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Sorry About The Name Change

Oftentimes I find that if you begin with an apology people flip out a little bit less. It doesn’t mean I’m sincere or apologetic. It just means I can type the word Sorry.

I’m room mom for my daughter’s fifth grade class, there are 22 kids and 44 parents. There were about 30 last names.

Then I changed them. You see I love my friend Anna Vocino, but her daughter isn’t a Vocino. Today I changed Anna’s name, along with all the other moms in the class who dared to keep their maiden names, divorce or remarry. Repeatedly my daughter was asking me to call a friend and I couldn’t remember the Mom’s names. So I changed them. Anna is now a Tarquinio like her husband. Now I can call Anna and arrange for her to babysit Jane the girls to have a playdate.

I hope it doesn’t bother them too much, but sheesh it’s just a name change. Call Jessica Valenti, burn your bra, I don’t care. Just make it easy for me to figure out who you are.


14 thoughts on “Sorry About The Name Change”

  1. As someone who kept my own last name when I got married, I don’t love this. But I also don’t have kids yet (and am not sure what we’ll do with the kids’ last names when we do have them), and I don’t think I would be particularly offended by being lumped in with my kid’s last name. It definitely cuts down on confusion, and hopefully they aren’t too bothered by it.

    But in this case, with 22 kids and only 8 additional names, would it have been that hard to make a note (on your call list or wherever you’re changing these names) about the several names that are different? Would it be different if it was first names you were deciding to change to make your life easier? It’s a bit off-putting to be lumped into the “the eight of you are different so I can’t be bothered to write down or remember your name” category.

      1. Oh! Well that makes all kinds of sense then, and shouldn’t bother them, as they’ll never even know. I was kind of wondering where you had changed their names… I actually do something “worse,” but with first names – I regularly interact with eight “Kim”s, and have them numbered in my cell phone. (Sorry Kim 1 through 8!)

  2. Different last names are not much of an issue here as common-law partnerships and Francophiles (in Quebec you are not allowed to take your partner’s last name) are common. My last name is different from my daughter’s – I dared to remarry, so I guess I had that coming – but here teachers and friends parents don’t seem to have trouble or think it odd.

    If we were back in Iowa, it would not have been the norm in the Montressori school she attended. I was one of 3 single moms then. All the other children had two parents, though I never inquired as to whether they were blended or pure-bred.

  3. You are so much nicer on your phone than I am. I don’t bother learning names, the door swings constantly at a private school. I put them down as I see them: Samantha’s mom, Plastic face. Joe’s mom, Triple D’s. Sarah’s mom, tennis skirt, etc. As long as the list isn’t public, you’re good. And I am guessing by that logic, I am too. Heh.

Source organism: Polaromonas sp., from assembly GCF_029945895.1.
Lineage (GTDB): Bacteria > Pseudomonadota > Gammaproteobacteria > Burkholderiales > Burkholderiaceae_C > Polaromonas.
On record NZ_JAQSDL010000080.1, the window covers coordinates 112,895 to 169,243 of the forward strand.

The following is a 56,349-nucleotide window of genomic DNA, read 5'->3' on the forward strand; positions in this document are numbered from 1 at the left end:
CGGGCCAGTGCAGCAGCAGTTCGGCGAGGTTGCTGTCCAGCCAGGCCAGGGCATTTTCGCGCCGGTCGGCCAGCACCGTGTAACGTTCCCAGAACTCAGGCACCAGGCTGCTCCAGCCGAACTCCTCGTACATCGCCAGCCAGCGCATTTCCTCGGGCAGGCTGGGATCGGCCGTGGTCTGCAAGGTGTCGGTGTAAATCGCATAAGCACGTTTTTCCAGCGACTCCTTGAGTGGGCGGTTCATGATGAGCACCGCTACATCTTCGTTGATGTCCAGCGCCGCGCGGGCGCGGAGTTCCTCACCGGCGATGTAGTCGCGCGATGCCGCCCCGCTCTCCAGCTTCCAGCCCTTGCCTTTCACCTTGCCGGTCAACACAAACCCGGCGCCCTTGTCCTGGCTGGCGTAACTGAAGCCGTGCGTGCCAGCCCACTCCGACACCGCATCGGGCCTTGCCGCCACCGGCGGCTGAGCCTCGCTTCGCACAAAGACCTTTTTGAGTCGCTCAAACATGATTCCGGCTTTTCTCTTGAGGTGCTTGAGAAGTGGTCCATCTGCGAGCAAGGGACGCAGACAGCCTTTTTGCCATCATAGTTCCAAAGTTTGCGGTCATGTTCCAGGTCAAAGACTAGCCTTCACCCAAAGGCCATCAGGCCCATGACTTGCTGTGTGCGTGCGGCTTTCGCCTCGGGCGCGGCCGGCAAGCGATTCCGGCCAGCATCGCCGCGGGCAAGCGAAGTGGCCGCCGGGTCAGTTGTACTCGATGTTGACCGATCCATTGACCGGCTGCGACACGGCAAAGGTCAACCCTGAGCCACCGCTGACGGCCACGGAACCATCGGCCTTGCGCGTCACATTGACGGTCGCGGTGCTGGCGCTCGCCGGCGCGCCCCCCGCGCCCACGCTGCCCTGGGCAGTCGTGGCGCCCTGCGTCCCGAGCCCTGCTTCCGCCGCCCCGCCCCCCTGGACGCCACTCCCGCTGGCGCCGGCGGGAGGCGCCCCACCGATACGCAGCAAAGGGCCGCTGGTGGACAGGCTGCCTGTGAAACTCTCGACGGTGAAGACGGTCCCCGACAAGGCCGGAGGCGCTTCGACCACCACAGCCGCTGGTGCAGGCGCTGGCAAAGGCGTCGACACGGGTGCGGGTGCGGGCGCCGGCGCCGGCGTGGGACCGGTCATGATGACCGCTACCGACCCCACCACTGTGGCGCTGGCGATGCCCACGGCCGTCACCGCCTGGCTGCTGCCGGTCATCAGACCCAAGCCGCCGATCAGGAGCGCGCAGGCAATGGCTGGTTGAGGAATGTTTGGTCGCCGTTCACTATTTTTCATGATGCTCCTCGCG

1. This made me laugh out loud. If I did this, I would be perpetually worried about accidentally calling someone by their nickname! Knowing my luck, it would probably be the most offensive one…

      (On a similar note, my step-dad once asked me if my “fat friend” was coming over to the house because he couldn’t remember her actual name.)

      1. Generally speaking, I say “Hey you.” “Hello Ladies” when speaking to most of the moms, (they travel in packs) hardly using their real names, ever. We are only in Kinder right now, so maybe by the time we leave in 8th grade, I will know a few more. Now if only I can get Stalkerella to leave me alone…

        (Fat friend would have been kind in my house. I am appalled at what some of my friends (and me) were called. No wonder I have the issues with nicknames that I do.)

  4. My God-in Mayberry there are exactly two parents to one child, all with the same last name. Except in the event that Joey’s mom is a power attorney and hyphenated.

  5. It’s confusing when parents and children have different last names. Of course, couldn’t you have just added the kids’ names to the list and then sorted the list by kid? That way, you wouldn’t have had to change any name. You simply look up kid and there you would have the parent’s name right next to it.

  6. Relatively new to your site. Like you a lot. But not with you on this one. My name is my name is my name. I know there are people who think names are “just names.” I’m not one of them. It’s my personal history. It’s my parents. It’s my stories. It’s me. I am not Mrs. My Husband’s Name. Nope.
    We hyphenated our children’s names.
    Lots of things in life are confusing at first blush. Many things take patience to learn. Figuring out names seems like a pretty small one in comparison to some of the bigger challenges. I guess I just hope that people will take a few extra minutes to learn… about me. about my husband. about our children.
    In the end, I’d rather be called Esme’s Mom than Mrs. My Husband’s Name. It’s more accurate.
    Thanks for hearing me out. No malice intended. Just a different perspective for you to consider.

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